Capitalism is taking some lumps—and not just in the headlines. For only the second year in a decade, both the number of billionaires and their total wealth shrank, proving that even the wealthiest are not immune to economic forces and weak stock markets. By our latest count there are 2,153 billionaires, 55 fewer than a year ago. Of those, a record 994, or 46%, are poorer (relatively speaking) than they were last year. In total, the ultra-rich are worth $8.7 trillion, down $400 billion from 2018. Altogether 11% of last year’s list members, or 247 people, dropped out of the ranks, the most since 2009 at the height of the global financial crisis.
Asia-Pacific was hardest hit, with 60 fewer 10-figure fortunes. That dip was led by China, which has 49 fewer billionaires than a year ago. Europe, the Middle East and Africa also lost ground. The Americas, driven by a resurgent Brazil, and the U.S. are the only two regions that have more billionaires than they did a year ago. There are now a record 607 in the U.S. That includes 14 of the world’s 20 richest. Jeff Bezos is again number 1 in the world, followed by Bill Gates at number 2.
Even with strong headwinds, resourceful and relentless entrepreneurs found new ways to get rich: 195 newcomers joined the ranks. The richest newcomer is Colin Huang, the founder of Chinese discount web retailer Pinduoduo, which went public in the U.S. in July. Other notable new entrants include Spotify’s Daniel Ek and Martin Lorentzon; Juul Labs’ James Monsees and Adam Bowen, Kind Bar’s Daniel Lubetzky and cosmetics wunderkind Kylie Jenner, who is the world’s youngest billionaire at age 21.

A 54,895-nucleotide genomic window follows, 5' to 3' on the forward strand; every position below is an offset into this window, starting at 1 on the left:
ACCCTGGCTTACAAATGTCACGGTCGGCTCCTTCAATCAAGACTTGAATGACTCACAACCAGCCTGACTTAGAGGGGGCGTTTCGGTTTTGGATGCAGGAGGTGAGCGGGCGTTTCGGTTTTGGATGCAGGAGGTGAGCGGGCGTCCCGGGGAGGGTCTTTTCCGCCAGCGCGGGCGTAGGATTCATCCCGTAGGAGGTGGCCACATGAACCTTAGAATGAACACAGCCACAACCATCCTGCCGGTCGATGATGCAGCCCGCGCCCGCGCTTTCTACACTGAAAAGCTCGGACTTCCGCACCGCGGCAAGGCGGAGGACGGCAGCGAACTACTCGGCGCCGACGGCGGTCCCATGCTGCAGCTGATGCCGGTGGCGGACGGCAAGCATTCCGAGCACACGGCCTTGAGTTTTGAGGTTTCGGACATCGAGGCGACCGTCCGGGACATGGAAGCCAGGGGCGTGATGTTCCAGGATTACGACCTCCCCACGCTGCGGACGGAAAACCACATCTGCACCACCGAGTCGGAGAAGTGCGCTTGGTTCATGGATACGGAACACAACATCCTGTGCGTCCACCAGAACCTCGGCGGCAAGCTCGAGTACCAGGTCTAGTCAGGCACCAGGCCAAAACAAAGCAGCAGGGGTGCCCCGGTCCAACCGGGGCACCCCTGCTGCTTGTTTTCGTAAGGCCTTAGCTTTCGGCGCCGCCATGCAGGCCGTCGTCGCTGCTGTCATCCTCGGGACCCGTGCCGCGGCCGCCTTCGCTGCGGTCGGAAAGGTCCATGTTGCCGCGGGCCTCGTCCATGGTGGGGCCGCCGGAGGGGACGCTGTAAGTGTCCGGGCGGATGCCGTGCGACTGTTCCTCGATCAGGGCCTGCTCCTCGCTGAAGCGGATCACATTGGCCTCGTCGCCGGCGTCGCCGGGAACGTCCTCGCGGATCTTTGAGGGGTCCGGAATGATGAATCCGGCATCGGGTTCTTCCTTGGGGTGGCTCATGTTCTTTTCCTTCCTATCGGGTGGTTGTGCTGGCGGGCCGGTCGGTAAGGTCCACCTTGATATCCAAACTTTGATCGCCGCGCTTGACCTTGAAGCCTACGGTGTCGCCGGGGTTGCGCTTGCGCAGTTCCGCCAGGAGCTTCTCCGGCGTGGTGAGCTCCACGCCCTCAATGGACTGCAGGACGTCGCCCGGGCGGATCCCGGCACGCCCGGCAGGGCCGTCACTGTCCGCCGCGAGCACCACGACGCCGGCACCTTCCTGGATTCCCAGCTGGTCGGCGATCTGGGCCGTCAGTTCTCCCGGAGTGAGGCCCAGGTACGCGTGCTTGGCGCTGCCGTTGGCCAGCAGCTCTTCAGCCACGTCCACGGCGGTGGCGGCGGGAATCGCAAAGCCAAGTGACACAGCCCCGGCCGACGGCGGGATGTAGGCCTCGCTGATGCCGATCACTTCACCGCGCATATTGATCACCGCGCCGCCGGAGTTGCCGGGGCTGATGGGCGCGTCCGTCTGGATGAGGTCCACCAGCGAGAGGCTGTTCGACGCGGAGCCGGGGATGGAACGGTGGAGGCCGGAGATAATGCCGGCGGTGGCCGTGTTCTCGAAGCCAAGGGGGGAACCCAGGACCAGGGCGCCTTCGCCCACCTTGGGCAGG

METHODOLOGY & ACKNOWLEDGEMENTS
The Forbes World’s Billionaires list is a snapshot of wealth using stock prices and exchange rates from February 8, 2019. Some people become richer or poorer within days of publication. The fortune of Tsuyoshi Matsushita of Japan ($1.3 billion on our list) fell by nearly $600 million by February 18, as shares of his fitness and beauty-products firm, MTG, tumbled. Just over a week later, Singapore’s Forrest Li jumped into the 10-figure club when the stock of his online gaming firm Sea increased 45% in days. We list individuals rather than multigenerational families who share fortunes, though we include wealth belonging to a billionaire’s spouse and children if that person is the founder of the fortune. In some cases we list siblings or couples together if the ownership breakdown among them isn’t clear, but here an estimated net worth of $1 billion per person is needed to make the cut. We value a variety of assets, including private companies, real estate, art and more. We don’t pretend to know each billionaire’s private balance sheet (though some provide it). When documentation isn’t supplied or available, we discount fortunes.